This morning, just like any other weekday morning, I drove my 20-year-old car to the neighborhood train station, where I stand butt to butt with hundreds of other commuters on my way to class and work in Atlanta’s central business district. The train ride typically takes 7 minutes, almost a third of the time it would take to drive me into town. As I was standing, shuffling through my overly crunk morning playlist, I thought how much more convenient it would be if they had apartments next to the station rather than the surface parking lot that sits there currently. I could sell my car and not have to worry about balancing two separate transportation costs. I could lower my carbon footprint, and I would not have to bother my dad with mundane car maintenance.

My experience is not unlike that of the thousands of other Georgia State students who have decided to live in-town but cannot afford to live all the way in town. My experience is not unlike the thousands of residents either, who rely on public transit to get to work or community facilities. Living in Atlanta, you learn how to adapt and make the most of the available infrastructure.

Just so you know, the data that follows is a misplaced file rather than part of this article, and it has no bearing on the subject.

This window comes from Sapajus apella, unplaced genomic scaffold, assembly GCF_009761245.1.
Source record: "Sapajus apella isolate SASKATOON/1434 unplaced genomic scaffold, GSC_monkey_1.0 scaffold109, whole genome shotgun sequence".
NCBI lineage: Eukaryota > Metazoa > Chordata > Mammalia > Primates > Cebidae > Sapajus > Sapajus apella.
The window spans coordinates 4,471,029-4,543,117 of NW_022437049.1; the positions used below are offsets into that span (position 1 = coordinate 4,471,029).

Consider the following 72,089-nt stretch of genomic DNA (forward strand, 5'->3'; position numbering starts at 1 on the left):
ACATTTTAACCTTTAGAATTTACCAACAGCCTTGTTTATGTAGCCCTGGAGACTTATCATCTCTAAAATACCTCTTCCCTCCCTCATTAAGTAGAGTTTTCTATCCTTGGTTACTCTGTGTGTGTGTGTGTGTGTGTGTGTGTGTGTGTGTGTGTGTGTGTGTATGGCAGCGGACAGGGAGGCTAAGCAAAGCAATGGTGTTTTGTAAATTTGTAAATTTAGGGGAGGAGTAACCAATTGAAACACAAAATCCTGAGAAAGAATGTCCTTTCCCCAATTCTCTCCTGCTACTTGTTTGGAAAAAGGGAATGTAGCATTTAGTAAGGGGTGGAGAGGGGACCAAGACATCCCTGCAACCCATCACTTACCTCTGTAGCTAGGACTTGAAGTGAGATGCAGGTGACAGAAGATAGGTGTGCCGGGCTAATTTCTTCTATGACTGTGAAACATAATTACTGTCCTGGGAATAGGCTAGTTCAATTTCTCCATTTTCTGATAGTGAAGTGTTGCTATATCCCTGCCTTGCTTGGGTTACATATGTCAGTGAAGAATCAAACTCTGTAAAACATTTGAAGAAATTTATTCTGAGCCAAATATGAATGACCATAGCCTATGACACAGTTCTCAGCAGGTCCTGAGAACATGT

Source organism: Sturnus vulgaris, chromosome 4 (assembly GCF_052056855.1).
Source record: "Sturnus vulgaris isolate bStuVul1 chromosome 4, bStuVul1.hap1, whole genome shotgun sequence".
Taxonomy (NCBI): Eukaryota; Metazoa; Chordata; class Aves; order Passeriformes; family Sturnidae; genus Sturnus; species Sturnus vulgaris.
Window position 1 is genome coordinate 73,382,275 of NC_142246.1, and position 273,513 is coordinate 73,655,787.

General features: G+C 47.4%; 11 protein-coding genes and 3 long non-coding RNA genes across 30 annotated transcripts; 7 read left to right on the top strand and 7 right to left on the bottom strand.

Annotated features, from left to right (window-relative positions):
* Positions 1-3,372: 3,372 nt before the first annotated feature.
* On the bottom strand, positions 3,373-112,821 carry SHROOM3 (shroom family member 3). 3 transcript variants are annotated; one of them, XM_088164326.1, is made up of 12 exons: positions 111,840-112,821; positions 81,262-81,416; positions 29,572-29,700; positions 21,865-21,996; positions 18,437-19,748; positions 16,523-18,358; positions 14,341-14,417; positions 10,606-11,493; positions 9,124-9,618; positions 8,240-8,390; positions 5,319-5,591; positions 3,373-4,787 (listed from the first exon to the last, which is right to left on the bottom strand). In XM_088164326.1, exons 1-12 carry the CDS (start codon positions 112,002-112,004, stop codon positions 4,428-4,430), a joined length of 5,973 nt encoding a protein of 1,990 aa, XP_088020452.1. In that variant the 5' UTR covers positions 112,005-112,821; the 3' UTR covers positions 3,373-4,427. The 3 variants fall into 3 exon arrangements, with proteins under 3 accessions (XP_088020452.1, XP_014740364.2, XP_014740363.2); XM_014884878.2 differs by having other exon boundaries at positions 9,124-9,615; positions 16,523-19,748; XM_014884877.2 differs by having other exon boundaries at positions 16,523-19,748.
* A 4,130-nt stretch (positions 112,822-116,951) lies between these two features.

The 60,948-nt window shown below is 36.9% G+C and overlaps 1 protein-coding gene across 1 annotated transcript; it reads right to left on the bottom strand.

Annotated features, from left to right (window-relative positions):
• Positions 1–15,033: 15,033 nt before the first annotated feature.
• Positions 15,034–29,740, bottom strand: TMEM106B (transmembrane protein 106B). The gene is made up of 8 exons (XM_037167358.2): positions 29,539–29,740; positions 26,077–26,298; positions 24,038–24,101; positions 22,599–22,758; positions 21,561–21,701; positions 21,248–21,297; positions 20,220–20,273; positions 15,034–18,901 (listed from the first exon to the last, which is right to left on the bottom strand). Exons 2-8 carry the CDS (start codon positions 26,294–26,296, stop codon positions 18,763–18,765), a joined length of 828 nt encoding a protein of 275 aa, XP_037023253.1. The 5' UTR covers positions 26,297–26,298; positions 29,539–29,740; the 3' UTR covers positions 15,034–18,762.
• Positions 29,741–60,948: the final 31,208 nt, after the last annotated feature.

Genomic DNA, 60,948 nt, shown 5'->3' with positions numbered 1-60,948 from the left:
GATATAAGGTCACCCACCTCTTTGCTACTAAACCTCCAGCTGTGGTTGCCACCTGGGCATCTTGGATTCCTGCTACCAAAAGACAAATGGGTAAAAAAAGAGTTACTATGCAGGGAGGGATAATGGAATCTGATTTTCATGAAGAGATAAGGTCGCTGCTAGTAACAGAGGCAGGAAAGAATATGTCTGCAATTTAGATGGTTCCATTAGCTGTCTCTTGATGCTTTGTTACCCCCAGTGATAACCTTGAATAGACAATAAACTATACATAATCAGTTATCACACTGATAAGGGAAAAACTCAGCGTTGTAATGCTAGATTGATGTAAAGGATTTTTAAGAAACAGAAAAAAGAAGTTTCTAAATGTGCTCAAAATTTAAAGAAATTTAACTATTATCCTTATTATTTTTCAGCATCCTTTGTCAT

As the train stopped at the Five Points train station, I mentally prepared myself for the onslaught of bodies all rushing off the train-car and then cramming into the single escalator that takes you to the main exit. Typically, I cut through a surface parking lot that served the now-sold Underground Atlanta. Walking through the parking lot, you cannot help but notice the large population of dispossessed Atlantans that live under the collection of viaducts that connect several significant thoroughfares between south downtown and north downtown.

The area, in general, is not designed well and creates a sense of desolation, even though just a block or two away hundreds of thousands of people are walking to work. As I arrived at the next crosswalk, I was struck by a conversation between two people demanding that the city incorporates better parking options that are more plentiful and accessible. I was dumbfounded, because just a few minutes earlier, I had made a very conflicting analysis of the city’s public infrastructure.

What we observe about the environment is dictated by our experiences. Where we come from, where we are going, and the places we arrive at in-between all have an effect on how we interact with any given location. Over the last month, I have been reminded how important it is to acknowledge the different experiences we all have and being inclusive of those experiences. Geography, by nature, creates varying experiences and being able to mediate between disparate insights and finding common ground is crucial, especially in the current political climate.

Once we recognize and value everyone’s sense of place, policies can be crafted in ways that will push everyone in a given community forward, leaving nobody behind, or casting the concerns of others to the side.